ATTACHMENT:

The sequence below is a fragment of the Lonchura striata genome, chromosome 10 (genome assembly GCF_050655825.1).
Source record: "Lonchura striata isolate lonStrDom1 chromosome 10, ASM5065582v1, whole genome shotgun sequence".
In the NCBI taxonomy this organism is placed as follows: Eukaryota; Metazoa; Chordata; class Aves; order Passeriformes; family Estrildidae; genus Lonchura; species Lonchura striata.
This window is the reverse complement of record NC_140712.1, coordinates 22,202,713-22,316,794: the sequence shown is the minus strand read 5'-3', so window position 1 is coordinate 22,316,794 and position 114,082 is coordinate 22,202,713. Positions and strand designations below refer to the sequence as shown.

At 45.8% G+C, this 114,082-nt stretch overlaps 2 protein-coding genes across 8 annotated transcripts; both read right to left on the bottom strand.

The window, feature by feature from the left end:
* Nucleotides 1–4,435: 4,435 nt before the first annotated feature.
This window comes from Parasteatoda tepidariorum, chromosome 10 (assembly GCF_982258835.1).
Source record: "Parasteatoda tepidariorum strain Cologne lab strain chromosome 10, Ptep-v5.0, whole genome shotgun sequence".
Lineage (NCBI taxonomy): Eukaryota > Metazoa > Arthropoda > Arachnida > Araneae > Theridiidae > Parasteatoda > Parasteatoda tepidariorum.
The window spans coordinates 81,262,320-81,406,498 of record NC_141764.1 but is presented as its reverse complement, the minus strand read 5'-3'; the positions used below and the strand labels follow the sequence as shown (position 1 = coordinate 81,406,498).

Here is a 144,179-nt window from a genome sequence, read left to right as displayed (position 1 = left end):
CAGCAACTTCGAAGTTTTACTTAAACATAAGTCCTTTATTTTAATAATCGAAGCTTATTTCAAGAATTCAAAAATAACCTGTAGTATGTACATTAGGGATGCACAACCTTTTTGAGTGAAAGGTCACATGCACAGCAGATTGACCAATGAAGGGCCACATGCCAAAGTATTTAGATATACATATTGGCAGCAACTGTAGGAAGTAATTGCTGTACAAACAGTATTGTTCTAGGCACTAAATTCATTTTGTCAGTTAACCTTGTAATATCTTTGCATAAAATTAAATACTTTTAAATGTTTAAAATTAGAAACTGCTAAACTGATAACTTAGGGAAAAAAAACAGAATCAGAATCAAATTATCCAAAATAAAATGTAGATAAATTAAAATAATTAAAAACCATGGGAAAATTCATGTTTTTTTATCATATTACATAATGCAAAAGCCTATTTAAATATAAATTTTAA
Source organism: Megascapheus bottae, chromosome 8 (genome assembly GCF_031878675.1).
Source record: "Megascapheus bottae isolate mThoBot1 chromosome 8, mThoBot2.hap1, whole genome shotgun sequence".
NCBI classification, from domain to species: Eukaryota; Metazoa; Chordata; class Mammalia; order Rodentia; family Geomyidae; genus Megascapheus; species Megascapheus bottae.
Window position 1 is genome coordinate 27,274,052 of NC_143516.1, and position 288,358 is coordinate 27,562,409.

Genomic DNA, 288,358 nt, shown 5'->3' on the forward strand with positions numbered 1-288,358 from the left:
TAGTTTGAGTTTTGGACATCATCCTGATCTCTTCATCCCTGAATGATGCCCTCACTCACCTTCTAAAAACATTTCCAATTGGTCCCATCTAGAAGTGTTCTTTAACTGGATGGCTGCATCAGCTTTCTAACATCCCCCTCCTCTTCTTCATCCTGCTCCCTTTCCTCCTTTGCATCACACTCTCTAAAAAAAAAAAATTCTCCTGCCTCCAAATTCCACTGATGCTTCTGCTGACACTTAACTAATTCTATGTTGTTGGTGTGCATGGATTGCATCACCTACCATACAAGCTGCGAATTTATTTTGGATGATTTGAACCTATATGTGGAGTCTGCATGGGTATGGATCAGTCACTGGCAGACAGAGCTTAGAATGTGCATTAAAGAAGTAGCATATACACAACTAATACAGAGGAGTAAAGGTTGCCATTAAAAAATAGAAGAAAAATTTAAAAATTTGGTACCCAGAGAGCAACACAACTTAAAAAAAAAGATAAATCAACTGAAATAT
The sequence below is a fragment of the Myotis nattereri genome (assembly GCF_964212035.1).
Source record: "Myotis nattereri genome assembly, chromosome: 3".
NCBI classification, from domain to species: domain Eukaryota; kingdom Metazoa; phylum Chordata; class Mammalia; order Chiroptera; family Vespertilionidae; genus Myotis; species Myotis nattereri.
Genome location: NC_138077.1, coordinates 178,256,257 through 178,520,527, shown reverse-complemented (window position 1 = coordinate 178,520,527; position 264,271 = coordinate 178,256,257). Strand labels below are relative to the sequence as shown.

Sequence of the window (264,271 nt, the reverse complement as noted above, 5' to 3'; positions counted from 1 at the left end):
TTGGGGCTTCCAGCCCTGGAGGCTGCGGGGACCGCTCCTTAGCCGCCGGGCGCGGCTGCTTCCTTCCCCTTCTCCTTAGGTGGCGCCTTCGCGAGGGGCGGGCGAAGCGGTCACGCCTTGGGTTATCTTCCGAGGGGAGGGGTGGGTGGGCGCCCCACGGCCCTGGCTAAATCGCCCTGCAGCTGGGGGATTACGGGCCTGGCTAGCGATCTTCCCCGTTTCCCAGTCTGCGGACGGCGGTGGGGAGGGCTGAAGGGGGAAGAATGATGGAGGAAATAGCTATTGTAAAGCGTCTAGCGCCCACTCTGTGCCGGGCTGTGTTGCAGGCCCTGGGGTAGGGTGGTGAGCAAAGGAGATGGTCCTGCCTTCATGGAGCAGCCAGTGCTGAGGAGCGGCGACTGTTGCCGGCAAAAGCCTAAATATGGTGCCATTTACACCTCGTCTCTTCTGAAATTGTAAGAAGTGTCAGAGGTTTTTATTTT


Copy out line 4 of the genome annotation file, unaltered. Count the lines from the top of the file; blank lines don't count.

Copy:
This window is the reverse complement of record NC_140712.1, coordinates 22,202,713-22,316,794: the sequence shown is the minus strand read 5'-3', so window position 1 is coordinate 22,316,794 and position 114,082 is coordinate 22,202,713. Positions and strand designations below refer to the sequence as shown.